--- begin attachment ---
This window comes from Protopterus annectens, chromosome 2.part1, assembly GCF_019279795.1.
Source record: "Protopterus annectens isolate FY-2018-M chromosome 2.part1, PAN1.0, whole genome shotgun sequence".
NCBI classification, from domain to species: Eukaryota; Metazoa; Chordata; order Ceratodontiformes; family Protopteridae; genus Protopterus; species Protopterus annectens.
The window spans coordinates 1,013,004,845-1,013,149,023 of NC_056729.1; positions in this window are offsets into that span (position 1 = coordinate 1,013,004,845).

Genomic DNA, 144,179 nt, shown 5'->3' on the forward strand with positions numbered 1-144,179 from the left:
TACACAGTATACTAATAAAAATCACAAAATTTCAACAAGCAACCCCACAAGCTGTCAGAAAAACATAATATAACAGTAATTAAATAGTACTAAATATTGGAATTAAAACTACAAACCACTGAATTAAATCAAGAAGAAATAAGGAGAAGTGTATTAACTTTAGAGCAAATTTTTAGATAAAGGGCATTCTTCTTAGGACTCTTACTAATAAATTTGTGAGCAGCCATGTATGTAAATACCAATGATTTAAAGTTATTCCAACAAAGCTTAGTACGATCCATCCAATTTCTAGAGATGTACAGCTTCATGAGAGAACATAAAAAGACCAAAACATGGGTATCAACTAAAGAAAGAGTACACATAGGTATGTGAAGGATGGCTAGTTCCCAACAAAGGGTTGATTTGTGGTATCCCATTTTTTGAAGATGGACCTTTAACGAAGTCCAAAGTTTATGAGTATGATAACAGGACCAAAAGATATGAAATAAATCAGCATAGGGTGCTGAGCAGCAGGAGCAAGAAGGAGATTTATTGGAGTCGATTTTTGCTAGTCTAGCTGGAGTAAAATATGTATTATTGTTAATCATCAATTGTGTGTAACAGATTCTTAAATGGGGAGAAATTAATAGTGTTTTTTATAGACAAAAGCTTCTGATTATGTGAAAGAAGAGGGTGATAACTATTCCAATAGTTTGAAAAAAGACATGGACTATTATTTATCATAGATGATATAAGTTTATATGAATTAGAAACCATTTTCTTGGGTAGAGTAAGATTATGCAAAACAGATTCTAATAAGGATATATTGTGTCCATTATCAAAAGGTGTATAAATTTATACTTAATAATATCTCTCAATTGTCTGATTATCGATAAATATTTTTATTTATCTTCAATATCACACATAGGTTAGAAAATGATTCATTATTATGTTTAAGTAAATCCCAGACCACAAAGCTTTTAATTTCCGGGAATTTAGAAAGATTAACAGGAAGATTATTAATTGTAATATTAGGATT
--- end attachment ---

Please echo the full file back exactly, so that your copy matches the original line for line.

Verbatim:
This window comes from Protopterus annectens, chromosome 2.part1, assembly GCF_019279795.1.
Source record: "Protopterus annectens isolate FY-2018-M chromosome 2.part1, PAN1.0, whole genome shotgun sequence".
NCBI classification, from domain to species: Eukaryota; Metazoa; Chordata; order Ceratodontiformes; family Protopteridae; genus Protopterus; species Protopterus annectens.
The window spans coordinates 1,013,004,845-1,013,149,023 of NC_056729.1; positions in this window are offsets into that span (position 1 = coordinate 1,013,004,845).

Genomic DNA, 144,179 nt, shown 5'->3' on the forward strand with positions numbered 1-144,179 from the left:
TACACAGTATACTAATAAAAATCACAAAATTTCAACAAGCAACCCCACAAGCTGTCAGAAAAACATAATATAACAGTAATTAAATAGTACTAAATATTGGAATTAAAACTACAAACCACTGAATTAAATCAAGAAGAAATAAGGAGAAGTGTATTAACTTTAGAGCAAATTTTTAGATAAAGGGCATTCTTCTTAGGACTCTTACTAATAAATTTGTGAGCAGCCATGTATGTAAATACCAATGATTTAAAGTTATTCCAACAAAGCTTAGTACGATCCATCCAATTTCTAGAGATGTACAGCTTCATGAGAGAACATAAAAAGACCAAAACATGGGTATCAACTAAAGAAAGAGTACACATAGGTATGTGAAGGATGGCTAGTTCCCAACAAAGGGTTGATTTGTGGTATCCCATTTTTTGAAGATGGACCTTTAACGAAGTCCAAAGTTTATGAGTATGATAACAGGACCAAAAGATATGAAATAAATCAGCATAGGGTGCTGAGCAGCAGGAGCAAGAAGGAGATTTATTGGAGTCGATTTTTGCTAGTCTAGCTGGAGTAAAATATGTATTATTGTTAATCATCAATTGTGTGTAACAGATTCTTAAATGGGGAGAAATTAATAGTGTTTTTTATAGACAAAAGCTTCTGATTATGTGAAAGAAGAGGGTGATAACTATTCCAATAGTTTGAAAAAAGACATGGACTATTATTTATCATAGATGATATAAGTTTATATGAATTAGAAACCATTTTCTTGGGTAGAGTAAGATTATGCAAAACAGATTCTAATAAGGATATATTGTGTCCATTATCAAAAGGTGTATAAATTTATACTTAATAATATCTCTCAATTGTCTGATTATCGATAAATATTTTTATTTATCTTCAATATCACACATAGGTTAGAAAATGATTCATTATTATGTTTAAGTAAATCCCAGACCACAAAGCTTTTAATTTCCGGGAATTTAGAAAGATTAACAGGAAGATTATTAATTGTAATATTAGGATT